Flu germs are believed to spread through droplets from the mouth and nose. Use a tissue to cover your mouth and nose when you cough or sneeze. Make sure to throw the tissue away immediately and wash your hands straight away. If there’s no tissue handy, cough or sneeze into the crook of your elbow.
It can be tough to get kids to practice these habits as well. The Boston Children’s Museum recommends a cute way to turn this into a game for kids: Turn a sock into a “Germ Eating Monster” by cutting off the rounded toe part of the sock and decorating the tube that’s left. Slide the decorated tube onto their arm and have them “feed” the germ-loving monster by coughing into its face.
2. Avoid touching your eyes, nose, and mouth
According to the CDC, flu germs can live for two to eight hours on hard surfaces. That’s why it’s so easy to pick up flu germs without knowing it. You can get infected if you touch an infected doorknob or light switch and then rub your eyes or bite your nails. Learning to keep your hands away from your face can be tough, especially for children. Remind them often, as well as yourself.
All hand washing is not equal. For it to be effective, make sure you and your family follow these steps:
- Run warm water over your hands.
- Add soap.
- Scrub for at least 20 seconds.
- Rinse and dry.
You can stock up on alcohol-based hand sanitizers for areas where sinks aren’t available or when you’re out and about. Store them out of the reach of young children and ensure children have adult supervision when using them. Make sure your hand sanitizers are at least 60 percent alcohol, and remember that they’re not a replacement for washing your hands with soap and warm water — they don’t tackle all germs, and don’t work on visibly dirty hands.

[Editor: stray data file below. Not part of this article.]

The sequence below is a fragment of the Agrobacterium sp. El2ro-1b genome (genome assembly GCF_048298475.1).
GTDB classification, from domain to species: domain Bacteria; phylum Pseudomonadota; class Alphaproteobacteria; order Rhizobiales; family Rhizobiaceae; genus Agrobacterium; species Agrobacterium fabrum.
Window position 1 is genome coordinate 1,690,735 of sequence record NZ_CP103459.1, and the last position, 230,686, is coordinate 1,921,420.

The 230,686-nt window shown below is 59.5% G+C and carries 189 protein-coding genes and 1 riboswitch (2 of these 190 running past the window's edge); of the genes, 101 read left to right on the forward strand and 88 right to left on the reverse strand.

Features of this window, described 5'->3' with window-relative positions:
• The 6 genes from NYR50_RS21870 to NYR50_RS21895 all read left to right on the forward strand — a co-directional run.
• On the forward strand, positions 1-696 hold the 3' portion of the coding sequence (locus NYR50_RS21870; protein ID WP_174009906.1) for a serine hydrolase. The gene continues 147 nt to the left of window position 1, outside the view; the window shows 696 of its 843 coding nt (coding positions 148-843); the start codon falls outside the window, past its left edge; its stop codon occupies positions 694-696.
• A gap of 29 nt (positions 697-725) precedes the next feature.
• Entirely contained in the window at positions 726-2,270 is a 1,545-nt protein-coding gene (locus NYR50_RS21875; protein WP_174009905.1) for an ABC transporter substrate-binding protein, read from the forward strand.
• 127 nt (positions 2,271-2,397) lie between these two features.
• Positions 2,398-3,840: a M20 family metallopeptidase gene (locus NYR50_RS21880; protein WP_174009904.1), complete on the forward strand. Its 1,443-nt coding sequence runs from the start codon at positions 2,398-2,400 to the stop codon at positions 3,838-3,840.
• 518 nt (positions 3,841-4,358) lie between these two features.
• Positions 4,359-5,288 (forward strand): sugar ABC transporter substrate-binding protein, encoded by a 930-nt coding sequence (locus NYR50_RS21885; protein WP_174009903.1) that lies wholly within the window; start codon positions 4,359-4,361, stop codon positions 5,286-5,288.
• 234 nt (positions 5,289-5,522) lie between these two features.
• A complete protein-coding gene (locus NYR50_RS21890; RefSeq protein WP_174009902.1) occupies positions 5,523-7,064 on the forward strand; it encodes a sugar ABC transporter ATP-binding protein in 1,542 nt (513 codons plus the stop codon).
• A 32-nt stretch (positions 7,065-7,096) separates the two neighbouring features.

You’ll need to remind kids to wash up:
- each time they use the bathroom
- before they eat
- after they come home from school or a play date
You can print out hand washing reminders to put up by your sinks as visual reminders for children (and forgetful adults). It can also help to set up a hand sanitizer station by your door, as a first line of defense against outside germs.
If someone in your family does get the flu, take these steps to prevent the flu from spreading:
- Keep the sick person at home.
- Limit close contact between the sick person and other family members as much as you can while they’re contagious. In general, this is up to a week after they show symptoms.
- Change sleeping arrangements, if possible.
You should also avoid sharing the following items from the sick person:
Flu germs and viruses love to lurk on items you touch every day. Here are some hot spots for germs:
- kitchen sponges
- cutting boards
- home desks
Clean and disinfect these hot spots regularly. You can microwave your kitchen sponge for one minute on a high setting to zap germs. Better yet, throw it out.
If someone in your household has the flu, take special care when washing their things. Wash dishes and silverware thoroughly by hand or in the dishwasher. You don’t have to do a sick person’s laundry separately, but try to avoid scooping up an armload of items and holding them close before washing them. Use laundry soap and dry on a hot setting. Always wash your hands immediately after handling dirty laundry.
Don’t forget the power of a healthy lifestyle to fight off sickness. The following tips can go far in keeping your immune system healthy and your family well this flu season.
- Get plenty of sleep.
- Eat well, with lots of vegetables and fruits.
- Drink lots of fluids.
- Exercise regularly.
- Manage your stress.